Trond Grande is just 40, although he looks younger, and is the deputy chief executive of Norges Bank Investment Management, the formal name for Norway's sovereign wealth fund.
Once the oil started gushing on Christmas Eve 1969, the money started rolling in. Rather than just handing out cigars and Cadillacs to the population, subsequent governments decided to put in place a pension fund that would save the country's oil wealth for future generations. Mr Grande is one of those charged with making the money work.
The fund invests all revenues from petroleum-related activities and reinvests all the dividends. It is now worth US$550 billion (Dh2.02 trillion), close to one year's GDP and projected to grow to $1tn over the next 10 years. The fund owns 1 per cent of the world's listed companies, and has offices in London, New York, Singapore and Shanghai.
The National caught up with Mr Grande in his offices in the country's central bank, in a quiet but pleasant part of Oslo.
Tell us about the history of your institution.
You could say it all began for Norway when Phillips Petroleum found oil on Christmas Eve 1969; they had been drilling without success since the mid-1960s. The [border] line was drawn and much of the oil ended up on the Norwegian side. Throughout 1970s and 1980s most of the revenue was reinvested in the oil business. By the mid-1980s we realised the revenues might outweigh the investments and we might have net positive cash flow from these activities and it might even be so substantial we should try to set something aside, the idea being that these are fields that have been there for millions and millions of years and even though we are the generation that struck oil we shouldn't be the only ones to benefit. This idea for future generations came up, but also to save the economy from the classic "Dutch disease" of overheating. In 1991 the government passed a law to create a pension fund and in 1996 the first money came into the fund, 2bn a Norwegian krone (Dh1.36bn). The question was: where do you put this money? There wasn't an investment strategy; they just put it in foreign government bonds and that expertise was in the central bank, which partly explains why we are here. Decision was taken to invest outside Norway and Norwegian currencies. In 1998 decision was taken to go into equities. A gradual expansion took place in small and medium-size companies, emerging markets, corporate bonds etc.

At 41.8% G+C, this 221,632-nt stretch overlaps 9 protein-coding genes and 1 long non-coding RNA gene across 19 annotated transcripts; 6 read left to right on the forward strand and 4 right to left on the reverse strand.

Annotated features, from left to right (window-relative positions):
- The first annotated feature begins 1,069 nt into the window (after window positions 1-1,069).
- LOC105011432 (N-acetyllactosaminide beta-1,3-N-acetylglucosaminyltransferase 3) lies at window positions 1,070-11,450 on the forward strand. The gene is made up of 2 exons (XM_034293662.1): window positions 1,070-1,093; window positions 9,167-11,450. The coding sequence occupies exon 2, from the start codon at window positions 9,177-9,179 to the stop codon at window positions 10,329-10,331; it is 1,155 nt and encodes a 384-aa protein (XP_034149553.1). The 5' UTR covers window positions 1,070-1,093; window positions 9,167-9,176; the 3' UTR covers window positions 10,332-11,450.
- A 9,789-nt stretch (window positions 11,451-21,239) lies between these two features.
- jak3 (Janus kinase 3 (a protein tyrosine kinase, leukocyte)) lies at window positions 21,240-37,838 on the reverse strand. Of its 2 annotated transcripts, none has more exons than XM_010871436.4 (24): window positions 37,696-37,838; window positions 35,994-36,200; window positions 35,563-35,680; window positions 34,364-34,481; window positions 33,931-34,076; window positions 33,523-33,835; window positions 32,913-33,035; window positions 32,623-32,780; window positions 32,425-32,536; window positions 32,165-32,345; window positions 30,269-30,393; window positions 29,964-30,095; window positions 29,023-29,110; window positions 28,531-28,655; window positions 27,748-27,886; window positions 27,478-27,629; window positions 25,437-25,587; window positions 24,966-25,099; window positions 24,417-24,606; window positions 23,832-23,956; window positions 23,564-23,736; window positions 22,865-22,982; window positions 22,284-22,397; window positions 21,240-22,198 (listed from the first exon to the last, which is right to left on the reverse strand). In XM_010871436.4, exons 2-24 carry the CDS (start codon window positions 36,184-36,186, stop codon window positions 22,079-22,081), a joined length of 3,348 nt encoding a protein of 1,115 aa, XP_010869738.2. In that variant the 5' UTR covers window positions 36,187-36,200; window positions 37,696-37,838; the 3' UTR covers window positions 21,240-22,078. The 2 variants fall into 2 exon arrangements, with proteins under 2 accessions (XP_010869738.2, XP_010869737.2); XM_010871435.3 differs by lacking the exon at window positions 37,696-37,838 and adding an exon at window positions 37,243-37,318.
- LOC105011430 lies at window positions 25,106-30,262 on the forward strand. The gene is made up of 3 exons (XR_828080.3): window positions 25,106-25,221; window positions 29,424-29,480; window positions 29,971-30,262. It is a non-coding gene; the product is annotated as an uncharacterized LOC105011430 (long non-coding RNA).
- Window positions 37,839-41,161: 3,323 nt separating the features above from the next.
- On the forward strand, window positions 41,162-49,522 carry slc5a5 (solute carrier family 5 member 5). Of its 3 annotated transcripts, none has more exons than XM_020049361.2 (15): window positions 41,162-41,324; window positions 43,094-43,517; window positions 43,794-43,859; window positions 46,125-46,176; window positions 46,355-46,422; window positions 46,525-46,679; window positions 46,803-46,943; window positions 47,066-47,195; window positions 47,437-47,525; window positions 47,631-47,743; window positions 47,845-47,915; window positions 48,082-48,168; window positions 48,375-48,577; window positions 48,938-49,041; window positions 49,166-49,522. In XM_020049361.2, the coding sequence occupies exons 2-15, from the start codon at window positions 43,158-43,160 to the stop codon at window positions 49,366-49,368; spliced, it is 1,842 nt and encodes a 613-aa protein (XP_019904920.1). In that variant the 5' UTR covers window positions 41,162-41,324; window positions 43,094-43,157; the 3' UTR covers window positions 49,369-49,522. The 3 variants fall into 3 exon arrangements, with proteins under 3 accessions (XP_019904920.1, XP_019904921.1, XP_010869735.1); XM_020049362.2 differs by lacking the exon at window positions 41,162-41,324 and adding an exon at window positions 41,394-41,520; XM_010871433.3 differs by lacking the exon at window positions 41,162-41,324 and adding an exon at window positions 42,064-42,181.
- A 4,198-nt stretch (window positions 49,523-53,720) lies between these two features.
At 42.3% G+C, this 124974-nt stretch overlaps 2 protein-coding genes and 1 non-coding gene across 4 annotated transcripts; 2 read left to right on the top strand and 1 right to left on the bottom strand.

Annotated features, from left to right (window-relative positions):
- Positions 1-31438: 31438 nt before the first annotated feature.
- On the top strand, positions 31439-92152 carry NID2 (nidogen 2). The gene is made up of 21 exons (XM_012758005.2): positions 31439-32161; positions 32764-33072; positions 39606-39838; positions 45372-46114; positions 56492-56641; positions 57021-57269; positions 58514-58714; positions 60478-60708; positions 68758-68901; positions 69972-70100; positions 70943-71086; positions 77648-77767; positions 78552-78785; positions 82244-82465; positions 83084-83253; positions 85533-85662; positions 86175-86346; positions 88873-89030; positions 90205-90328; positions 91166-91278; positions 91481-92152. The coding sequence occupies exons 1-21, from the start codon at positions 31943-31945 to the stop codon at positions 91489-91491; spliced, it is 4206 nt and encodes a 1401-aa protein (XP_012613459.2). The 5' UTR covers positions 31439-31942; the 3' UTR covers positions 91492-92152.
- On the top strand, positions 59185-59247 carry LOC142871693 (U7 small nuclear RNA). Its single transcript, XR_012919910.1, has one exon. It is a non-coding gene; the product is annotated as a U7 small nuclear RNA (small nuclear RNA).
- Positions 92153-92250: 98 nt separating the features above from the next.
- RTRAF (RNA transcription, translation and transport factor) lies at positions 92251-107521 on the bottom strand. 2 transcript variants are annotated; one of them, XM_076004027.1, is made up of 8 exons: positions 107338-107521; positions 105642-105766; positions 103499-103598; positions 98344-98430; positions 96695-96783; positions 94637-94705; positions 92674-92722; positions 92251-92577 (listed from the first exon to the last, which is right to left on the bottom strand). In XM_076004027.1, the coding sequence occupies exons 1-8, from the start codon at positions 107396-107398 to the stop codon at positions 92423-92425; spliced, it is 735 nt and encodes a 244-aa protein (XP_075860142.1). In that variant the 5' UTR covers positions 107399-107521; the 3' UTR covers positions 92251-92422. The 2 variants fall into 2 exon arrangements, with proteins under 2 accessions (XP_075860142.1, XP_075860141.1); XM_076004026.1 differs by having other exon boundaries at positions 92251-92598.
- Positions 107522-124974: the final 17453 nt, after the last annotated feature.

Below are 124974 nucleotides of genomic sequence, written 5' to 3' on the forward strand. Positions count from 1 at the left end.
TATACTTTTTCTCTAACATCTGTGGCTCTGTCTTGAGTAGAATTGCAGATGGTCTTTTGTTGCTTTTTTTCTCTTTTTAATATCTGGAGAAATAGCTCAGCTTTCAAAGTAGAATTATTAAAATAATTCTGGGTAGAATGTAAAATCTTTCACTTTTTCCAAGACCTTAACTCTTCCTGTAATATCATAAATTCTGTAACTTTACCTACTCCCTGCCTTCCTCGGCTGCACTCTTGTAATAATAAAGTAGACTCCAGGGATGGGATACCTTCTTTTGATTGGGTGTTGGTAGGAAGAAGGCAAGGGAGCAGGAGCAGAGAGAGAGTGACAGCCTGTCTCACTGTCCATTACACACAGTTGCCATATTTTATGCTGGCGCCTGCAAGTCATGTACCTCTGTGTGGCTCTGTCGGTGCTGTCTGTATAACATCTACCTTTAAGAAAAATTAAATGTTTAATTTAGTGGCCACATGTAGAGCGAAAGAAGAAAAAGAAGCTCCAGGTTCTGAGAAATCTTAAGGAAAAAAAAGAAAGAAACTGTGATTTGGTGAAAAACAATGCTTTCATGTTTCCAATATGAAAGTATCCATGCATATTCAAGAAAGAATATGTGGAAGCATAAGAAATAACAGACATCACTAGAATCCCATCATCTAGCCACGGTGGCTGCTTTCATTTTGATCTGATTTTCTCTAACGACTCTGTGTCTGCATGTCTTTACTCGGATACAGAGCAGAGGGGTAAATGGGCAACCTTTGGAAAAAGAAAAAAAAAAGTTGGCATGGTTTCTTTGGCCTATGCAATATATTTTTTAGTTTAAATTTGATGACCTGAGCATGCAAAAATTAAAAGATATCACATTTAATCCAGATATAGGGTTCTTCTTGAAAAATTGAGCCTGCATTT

Where in emerging markets?
We lean on the same classification as the FTSE. Not in frontier or African markets, but in developed and emerging markets, 47 different countries.
What happened next?
In 2004 we moved to being a responsible investor - our goals are purely financial long term, but we take our investments on the premise that companies that are responsive to certain issues such as climate change and water management, we single them out as focus areas. When we invest we have a series of principles.
Did you have to sell any holdings?
Tobacco excluded, also certain weapon-producing companies. .
And you kept buying equities?
By 2007 a decision was taken to increase equities from 40 to 60 per cent. As markets were falling, we were buying. About two thirds of equities we hold were bought during the crisis.
You've just moved into property?
Yes, we are now allowed to invest 5 per cent in real estate. We now have 60 per cent in equities, 35 per cent in bonds and 5 per cent in real estate. It's our first venture into non-listed or private investment space. Everything else is public in well-regulated markets and exchange traded. We follow benchmarks decided by the finance ministry.